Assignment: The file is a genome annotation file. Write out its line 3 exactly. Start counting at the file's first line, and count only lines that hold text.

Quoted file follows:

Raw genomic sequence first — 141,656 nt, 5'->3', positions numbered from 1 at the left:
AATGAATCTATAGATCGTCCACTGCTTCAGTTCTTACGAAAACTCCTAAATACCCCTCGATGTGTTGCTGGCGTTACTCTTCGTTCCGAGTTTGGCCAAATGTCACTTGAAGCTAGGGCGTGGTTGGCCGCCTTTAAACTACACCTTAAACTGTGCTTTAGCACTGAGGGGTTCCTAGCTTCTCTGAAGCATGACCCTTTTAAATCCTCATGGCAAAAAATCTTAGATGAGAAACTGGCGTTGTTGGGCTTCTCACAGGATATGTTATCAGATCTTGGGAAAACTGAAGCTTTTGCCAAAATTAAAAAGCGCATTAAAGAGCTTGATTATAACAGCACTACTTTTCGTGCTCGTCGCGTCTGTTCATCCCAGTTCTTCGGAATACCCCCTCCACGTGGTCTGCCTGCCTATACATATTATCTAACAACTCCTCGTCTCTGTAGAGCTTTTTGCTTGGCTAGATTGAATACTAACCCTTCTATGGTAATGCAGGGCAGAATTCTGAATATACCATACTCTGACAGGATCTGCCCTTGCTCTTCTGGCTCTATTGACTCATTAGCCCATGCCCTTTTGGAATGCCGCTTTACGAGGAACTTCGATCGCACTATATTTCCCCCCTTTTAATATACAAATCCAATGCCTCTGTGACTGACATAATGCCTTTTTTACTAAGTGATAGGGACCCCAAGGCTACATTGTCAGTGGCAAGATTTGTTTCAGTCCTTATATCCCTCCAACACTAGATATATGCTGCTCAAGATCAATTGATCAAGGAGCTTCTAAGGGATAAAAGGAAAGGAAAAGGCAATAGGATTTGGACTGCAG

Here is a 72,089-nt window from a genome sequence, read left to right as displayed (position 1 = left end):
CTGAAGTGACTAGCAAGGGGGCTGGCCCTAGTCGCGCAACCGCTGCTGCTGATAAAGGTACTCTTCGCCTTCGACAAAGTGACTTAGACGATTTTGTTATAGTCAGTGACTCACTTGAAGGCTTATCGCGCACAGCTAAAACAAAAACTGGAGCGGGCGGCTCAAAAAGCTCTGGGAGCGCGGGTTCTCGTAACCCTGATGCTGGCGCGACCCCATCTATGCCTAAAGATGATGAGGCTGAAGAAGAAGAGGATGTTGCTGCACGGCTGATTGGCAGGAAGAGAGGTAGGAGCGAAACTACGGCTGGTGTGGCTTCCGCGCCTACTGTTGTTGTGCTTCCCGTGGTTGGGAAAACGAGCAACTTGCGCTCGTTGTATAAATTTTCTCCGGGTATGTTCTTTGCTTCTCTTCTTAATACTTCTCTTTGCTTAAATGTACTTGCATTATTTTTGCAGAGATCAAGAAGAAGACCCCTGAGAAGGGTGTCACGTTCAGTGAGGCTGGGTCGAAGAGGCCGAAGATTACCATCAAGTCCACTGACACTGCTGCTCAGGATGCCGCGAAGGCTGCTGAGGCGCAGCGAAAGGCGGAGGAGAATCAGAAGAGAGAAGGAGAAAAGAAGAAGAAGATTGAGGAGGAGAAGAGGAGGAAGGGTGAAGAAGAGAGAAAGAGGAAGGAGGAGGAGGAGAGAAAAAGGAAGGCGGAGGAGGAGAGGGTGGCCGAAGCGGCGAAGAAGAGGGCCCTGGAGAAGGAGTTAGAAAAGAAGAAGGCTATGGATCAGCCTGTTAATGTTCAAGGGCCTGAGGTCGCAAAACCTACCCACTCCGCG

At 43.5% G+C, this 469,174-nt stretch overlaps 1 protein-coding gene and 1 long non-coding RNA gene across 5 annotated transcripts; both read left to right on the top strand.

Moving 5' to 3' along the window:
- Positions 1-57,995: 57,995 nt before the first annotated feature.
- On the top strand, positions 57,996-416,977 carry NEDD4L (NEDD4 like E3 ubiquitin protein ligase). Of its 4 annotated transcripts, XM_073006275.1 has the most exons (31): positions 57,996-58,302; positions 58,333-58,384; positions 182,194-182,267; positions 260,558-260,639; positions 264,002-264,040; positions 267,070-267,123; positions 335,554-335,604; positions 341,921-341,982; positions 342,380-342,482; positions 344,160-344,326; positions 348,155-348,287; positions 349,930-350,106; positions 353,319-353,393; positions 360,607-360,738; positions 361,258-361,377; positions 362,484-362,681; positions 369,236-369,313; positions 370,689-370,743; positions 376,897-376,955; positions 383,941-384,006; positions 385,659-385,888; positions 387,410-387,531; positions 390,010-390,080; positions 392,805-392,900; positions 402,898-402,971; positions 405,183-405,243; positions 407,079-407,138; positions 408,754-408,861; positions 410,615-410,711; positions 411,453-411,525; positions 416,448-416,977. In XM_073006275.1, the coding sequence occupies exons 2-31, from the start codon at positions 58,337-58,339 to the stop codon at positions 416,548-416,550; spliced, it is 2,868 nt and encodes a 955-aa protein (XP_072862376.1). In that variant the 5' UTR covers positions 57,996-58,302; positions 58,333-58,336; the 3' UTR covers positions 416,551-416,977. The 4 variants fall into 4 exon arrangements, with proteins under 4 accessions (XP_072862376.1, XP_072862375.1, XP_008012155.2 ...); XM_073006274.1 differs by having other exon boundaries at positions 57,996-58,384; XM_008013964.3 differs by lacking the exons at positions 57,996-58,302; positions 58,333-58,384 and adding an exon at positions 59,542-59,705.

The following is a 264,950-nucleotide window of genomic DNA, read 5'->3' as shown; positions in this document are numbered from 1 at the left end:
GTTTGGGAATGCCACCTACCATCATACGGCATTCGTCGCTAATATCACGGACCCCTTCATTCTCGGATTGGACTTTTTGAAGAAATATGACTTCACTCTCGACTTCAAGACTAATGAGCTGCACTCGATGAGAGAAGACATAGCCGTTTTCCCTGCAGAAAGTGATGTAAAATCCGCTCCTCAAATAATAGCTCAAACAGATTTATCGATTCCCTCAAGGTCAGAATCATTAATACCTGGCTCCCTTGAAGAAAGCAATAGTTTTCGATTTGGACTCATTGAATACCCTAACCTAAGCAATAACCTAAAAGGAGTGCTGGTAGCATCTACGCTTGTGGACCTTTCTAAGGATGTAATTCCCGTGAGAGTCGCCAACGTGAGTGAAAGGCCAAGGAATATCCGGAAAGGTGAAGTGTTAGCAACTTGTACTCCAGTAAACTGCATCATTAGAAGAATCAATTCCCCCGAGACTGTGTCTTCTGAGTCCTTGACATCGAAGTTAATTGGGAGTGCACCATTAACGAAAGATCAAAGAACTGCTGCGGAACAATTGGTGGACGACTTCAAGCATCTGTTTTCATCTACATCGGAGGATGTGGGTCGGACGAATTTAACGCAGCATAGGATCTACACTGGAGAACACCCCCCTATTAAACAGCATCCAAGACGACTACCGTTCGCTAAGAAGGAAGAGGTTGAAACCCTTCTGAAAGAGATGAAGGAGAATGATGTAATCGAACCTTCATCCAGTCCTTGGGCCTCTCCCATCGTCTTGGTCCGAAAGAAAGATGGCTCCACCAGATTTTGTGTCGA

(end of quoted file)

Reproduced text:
Here is a 72,089-nt window from a genome sequence, read left to right as displayed (position 1 = left end):